Get to Know Fixed vs. Adjustable Rate Loans: Which is Right for You?

Fixed-rate and adjustable-rate home loans are two of the most common mortgages used today. But what exactly are the differences? What are the advantages and disadvantages? And which one is right for you?

Get to Know the Fixed-rate Loan

The fixed-rate home loan has been described as the “plain vanilla” of mortgages. There are no surprises or complicated math equations to figure out what you’ll be paying. The interest rate is fixed, plain and simple.

That means, whatever interest rate you have on the loan when you take it out from the lender will remain the same. Thus, your payments will remain the same, and you’ll know exactly how long you’ll be paying off the mortgage, usually 15 or 30 years. Think of this loan as the safe road—you know what to expect, but you may have to pay a price for that stability.

 

Get to Know the Adjustable-rate Loan

The adjustable-rate loan is, you guessed it, adjustable! This means the interest rate will be periodically adjusted based on this or that index that the lender chooses to use. The indexes are generally measures of how much it is costing the lender to lend to you based on what’s happening in the credit markets.

Adjustable-rate loans are a lot trickier because they vary so much! There are varying indexes that determine the interest rate, varying adjustment periods (the period where the interest rate remains unchanged, varying interest rate caps, etc. In general, adjustable rate loans work like this: you take out a loan with an interest rate, time passes, and that rate changes.


Pros and Cons of Both

Like we’ve already said, fixed-rate loans are safe. They’re predictable. No matter what happens in the credit market, they’ll stay constant. That’s really reassuring for a lot of buyer, especially first-timers.

But if rates fall significantly, people with fixed mortgages have to refinance, which is a lot more costly and time-consuming than having one’s rate adjusted. Also, there are no breaks with a fixed-rate loan, so for some buyers, the high initial cost of the loan plus down payments, closing costs, and moving costs are just not feasible.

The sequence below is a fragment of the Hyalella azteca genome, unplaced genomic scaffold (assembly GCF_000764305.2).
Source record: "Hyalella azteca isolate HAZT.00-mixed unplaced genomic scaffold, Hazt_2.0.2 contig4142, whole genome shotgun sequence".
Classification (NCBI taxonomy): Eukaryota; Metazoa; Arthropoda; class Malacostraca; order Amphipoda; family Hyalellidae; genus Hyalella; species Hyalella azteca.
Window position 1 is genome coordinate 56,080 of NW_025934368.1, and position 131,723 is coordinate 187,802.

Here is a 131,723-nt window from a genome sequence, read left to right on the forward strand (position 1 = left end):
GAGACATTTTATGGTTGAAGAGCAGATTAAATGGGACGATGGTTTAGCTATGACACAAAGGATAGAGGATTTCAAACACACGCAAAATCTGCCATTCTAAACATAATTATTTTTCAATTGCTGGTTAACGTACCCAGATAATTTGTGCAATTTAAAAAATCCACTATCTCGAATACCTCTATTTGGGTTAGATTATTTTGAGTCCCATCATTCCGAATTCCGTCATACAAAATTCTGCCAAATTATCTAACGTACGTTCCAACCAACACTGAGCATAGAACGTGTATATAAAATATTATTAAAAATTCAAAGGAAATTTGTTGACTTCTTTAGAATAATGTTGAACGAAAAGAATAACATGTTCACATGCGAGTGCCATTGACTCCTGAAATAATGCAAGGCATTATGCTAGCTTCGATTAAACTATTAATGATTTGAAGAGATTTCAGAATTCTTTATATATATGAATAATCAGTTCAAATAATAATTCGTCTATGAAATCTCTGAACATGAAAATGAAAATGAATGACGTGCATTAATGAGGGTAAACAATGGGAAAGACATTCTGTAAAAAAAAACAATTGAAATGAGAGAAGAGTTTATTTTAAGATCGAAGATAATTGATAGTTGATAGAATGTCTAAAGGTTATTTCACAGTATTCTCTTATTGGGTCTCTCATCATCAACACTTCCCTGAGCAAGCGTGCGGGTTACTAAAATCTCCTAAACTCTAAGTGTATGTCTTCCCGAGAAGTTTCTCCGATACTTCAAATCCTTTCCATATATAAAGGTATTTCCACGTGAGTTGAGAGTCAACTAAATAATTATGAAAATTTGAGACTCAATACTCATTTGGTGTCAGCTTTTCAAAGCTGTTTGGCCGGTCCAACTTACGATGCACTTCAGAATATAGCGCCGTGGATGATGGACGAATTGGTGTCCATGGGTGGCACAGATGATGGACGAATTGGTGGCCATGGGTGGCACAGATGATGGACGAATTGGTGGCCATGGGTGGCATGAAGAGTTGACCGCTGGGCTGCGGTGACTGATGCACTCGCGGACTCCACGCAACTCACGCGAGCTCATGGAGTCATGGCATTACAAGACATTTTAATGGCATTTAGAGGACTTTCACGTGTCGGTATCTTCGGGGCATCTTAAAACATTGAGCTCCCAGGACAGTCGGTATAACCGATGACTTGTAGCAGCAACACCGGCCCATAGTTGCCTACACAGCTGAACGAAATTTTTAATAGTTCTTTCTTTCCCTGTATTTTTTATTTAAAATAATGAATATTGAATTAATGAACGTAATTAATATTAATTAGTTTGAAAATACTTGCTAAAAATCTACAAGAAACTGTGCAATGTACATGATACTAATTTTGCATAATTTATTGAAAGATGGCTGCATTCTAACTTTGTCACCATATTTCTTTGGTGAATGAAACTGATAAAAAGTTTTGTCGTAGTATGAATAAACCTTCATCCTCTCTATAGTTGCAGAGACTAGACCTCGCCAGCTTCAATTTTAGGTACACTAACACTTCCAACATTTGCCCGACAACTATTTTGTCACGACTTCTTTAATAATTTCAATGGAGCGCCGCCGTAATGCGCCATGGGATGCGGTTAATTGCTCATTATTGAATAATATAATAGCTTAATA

Adjustable-rate mortgages, on the other hand, are often sold with an initial discount or low rates so that buyers can afford the loan. Lower rates are simple—you don’t have to do a thing! You just watch the rates drop and your mortgage payment get adjusted.

But what if rates skyrocket? or at least, go up? Adjustable-rate loans carry an inherent risk for this reason. Higher rates could mean much higher payments. Although you may pay less in the long run, adjustable loans have a degree of uncertainty.

Questions to Ask Yourself

1. How long do I plan to stay in the home? If you’re planning to move within a few years, and adjustable-rate mortgage makes more sense and could save you a lot of money. But if you’re in the home for the long haul, the fixed-rate might be a better idea.

2. What’s the timeline of the loan like? Adjustable-rate mortgages have a wide variance in adjustment periods. Think about what you can handle. If the loan will adjust on a monthly basis, that might be too volatile for your financial situation.

3. What are the current interest rates? We know the rates have been low, low, low for a long time. Fixed-rate mortgages are a great bet in this kind of lending environment. But if you’re getting a loan when rates are higher, an adjustable-rate mortgage might save you a lot up front.

4. What can I really afford? Fixed vs. adjustable is reward vs. risk. If you can afford to take a risk on an adjustable-rate loan, then do it! How do you know if you can afford it? If rates jump up, will you be able to cover your payment? If yes, you have nothing to worry about. If no, consider the safer route of the fixed-rate loan.

 

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Sarah Louise Green lives in the San Francisco Bay Area and writes about national real estate trends, home financing, advice for buyers, and DIY projects for the home and garden. Follow Sarah on Twitter:@slouisegreen

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